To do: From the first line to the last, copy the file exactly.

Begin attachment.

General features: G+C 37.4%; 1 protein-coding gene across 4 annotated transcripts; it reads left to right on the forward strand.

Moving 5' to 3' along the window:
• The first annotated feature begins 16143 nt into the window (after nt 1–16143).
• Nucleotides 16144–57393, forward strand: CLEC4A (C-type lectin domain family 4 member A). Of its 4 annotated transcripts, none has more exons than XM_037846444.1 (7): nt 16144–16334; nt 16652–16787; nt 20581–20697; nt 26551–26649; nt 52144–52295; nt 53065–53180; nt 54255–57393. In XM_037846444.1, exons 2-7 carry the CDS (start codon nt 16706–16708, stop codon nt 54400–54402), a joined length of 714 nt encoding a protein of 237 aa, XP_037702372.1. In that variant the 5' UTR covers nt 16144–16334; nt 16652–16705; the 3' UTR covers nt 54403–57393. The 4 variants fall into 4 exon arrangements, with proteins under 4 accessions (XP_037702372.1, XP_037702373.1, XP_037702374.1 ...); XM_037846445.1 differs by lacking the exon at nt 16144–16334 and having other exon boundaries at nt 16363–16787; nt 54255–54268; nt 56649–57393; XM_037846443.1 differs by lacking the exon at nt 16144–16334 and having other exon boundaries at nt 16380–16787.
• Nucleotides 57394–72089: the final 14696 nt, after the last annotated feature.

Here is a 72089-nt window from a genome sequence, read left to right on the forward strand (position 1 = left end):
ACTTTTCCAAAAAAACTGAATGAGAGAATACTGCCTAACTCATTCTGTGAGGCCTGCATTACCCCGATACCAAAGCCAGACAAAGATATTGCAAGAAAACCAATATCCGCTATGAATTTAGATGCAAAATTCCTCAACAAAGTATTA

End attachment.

General features: G+C 37.4%; 1 protein-coding gene across 4 annotated transcripts; it reads left to right on the forward strand.

Moving 5' to 3' along the window:
• The first annotated feature begins 16143 nt into the window (after nt 1–16143).
• Nucleotides 16144–57393, forward strand: CLEC4A (C-type lectin domain family 4 member A). Of its 4 annotated transcripts, none has more exons than XM_037846444.1 (7): nt 16144–16334; nt 16652–16787; nt 20581–20697; nt 26551–26649; nt 52144–52295; nt 53065–53180; nt 54255–57393. In XM_037846444.1, exons 2-7 carry the CDS (start codon nt 16706–16708, stop codon nt 54400–54402), a joined length of 714 nt encoding a protein of 237 aa, XP_037702372.1. In that variant the 5' UTR covers nt 16144–16334; nt 16652–16705; the 3' UTR covers nt 54403–57393. The 4 variants fall into 4 exon arrangements, with proteins under 4 accessions (XP_037702372.1, XP_037702373.1, XP_037702374.1 ...); XM_037846445.1 differs by lacking the exon at nt 16144–16334 and having other exon boundaries at nt 16363–16787; nt 54255–54268; nt 56649–57393; XM_037846443.1 differs by lacking the exon at nt 16144–16334 and having other exon boundaries at nt 16380–16787.
• Nucleotides 57394–72089: the final 14696 nt, after the last annotated feature.

Here is a 72089-nt window from a genome sequence, read left to right on the forward strand (position 1 = left end):
ACTTTTCCAAAAAAACTGAATGAGAGAATACTGCCTAACTCATTCTGTGAGGCCTGCATTACCCCGATACCAAAGCCAGACAAAGATATTGCAAGAAAACCAATATCCGCTATGAATTTAGATGCAAAATTCCTCAACAAAGTATTA